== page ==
In this book I’m trying to help people realize the reason you don’t have power and joy and focus in your Christian life is because you’re living in this sacred/secular, upper/lower, story fact/value – whatever you want to call it – dichotomy.  Naturally you’re going to feel divided.  The opening story is most dramatic, the young woman who thinks she can work at a Planned Parenthood clinic. That’s more dramatic than most, but you run into it all the time, Christians who have just not thought through their field. That constructivism.  

Every time I give that talk on Darwinism, Christian teachers come up to me and say, “But constructivism has some good things to it!”  And the reason is, they’re looking at it just as methodology. They’re thinking “All it means is we should let kids figure things out for themselves.” Well, of course you should!  Every good teacher knows that.  That’s not what it means.  If you read the theorists, the theorists tell you quite frankly that it’s their application of epistemology, a theory of knowledge, that’s Darwinian.  You have to read the theorists to find this out. And the Christians have bought this wholesale. That’s why they don’t have Christian minds.

CBP:  In your travels and research, have you encountered any churches and schools that are doing a good job teaching their people about this?  

Nancy:  I run into people who say, “We’re trying.” Usually it’s new and hasn’t been around a long time.  A lot of people were influenced by my earlier book which was written with Chuck Colson, along with Harold Fickett, How Now Shall We Live? I’ve met a lot of educators who say they were influenced by that book.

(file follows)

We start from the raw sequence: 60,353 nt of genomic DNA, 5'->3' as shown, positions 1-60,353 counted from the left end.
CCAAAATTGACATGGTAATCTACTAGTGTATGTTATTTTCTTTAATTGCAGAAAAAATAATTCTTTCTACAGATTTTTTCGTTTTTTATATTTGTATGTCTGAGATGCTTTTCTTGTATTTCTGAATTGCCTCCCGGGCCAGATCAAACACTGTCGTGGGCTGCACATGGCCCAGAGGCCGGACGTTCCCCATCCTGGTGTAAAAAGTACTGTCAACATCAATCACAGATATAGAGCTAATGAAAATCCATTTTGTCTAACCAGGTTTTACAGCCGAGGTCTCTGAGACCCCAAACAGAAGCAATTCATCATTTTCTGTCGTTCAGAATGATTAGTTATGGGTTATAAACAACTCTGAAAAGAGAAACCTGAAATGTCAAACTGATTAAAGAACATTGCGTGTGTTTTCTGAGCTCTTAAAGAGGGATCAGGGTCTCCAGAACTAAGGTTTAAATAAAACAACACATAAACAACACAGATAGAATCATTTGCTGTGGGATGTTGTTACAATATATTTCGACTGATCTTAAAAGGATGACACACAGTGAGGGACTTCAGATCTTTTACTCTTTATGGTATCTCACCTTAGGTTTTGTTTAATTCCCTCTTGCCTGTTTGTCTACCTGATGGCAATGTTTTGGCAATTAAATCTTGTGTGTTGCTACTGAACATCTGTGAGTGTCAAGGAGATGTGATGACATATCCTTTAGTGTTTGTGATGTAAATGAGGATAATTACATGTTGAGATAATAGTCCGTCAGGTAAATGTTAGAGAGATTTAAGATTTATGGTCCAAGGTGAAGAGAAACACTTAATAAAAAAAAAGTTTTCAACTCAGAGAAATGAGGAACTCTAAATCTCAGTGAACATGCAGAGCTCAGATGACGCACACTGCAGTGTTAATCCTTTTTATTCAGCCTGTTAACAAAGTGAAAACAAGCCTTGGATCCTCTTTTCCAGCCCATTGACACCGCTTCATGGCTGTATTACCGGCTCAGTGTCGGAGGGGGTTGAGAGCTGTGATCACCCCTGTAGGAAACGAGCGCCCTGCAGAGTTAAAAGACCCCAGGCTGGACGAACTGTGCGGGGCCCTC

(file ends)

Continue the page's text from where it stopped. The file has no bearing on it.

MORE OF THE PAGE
CBP: But you’re encouraged?  

Nancy:  I’m encouraged by the hunger.  I do see a great hunger among people for a comprehensive worldview.  Christians have been jolted out of their complacency and recognize we do have a responsibility to help shape the public culture. They’re reaching out for tools, which is why I wrote the book, to say, “Here are some tools, here’s how you can do it, here’s the first step.”  The first step is to recognize the sacred/secular split because that’s what prevents us from bringing our faith across the border into the public arena.  In any society, the dominant definition of truth is what functions as the cultural gatekeeper.  And in order to have any sort of impact, you first have to get past the gatekeeper. The gatekeeper is a split view of truth that says, no, Christianity doesn’t belong over here in the public arena; Christianity is only a matter of private, personal experience.  That’s what traps it, and prevents it from filtering down and having a wider impact. Some people define worldview as being right on the issues. And I think the trouble is they’re trying to jump to the conclusion without going through the thought process. We have to begin by saying, “How do we get out of the fact/value split?”  That’s the first step.  Once you get out there, you may find that the questions are completely different from what you thought.  We have to get out there first.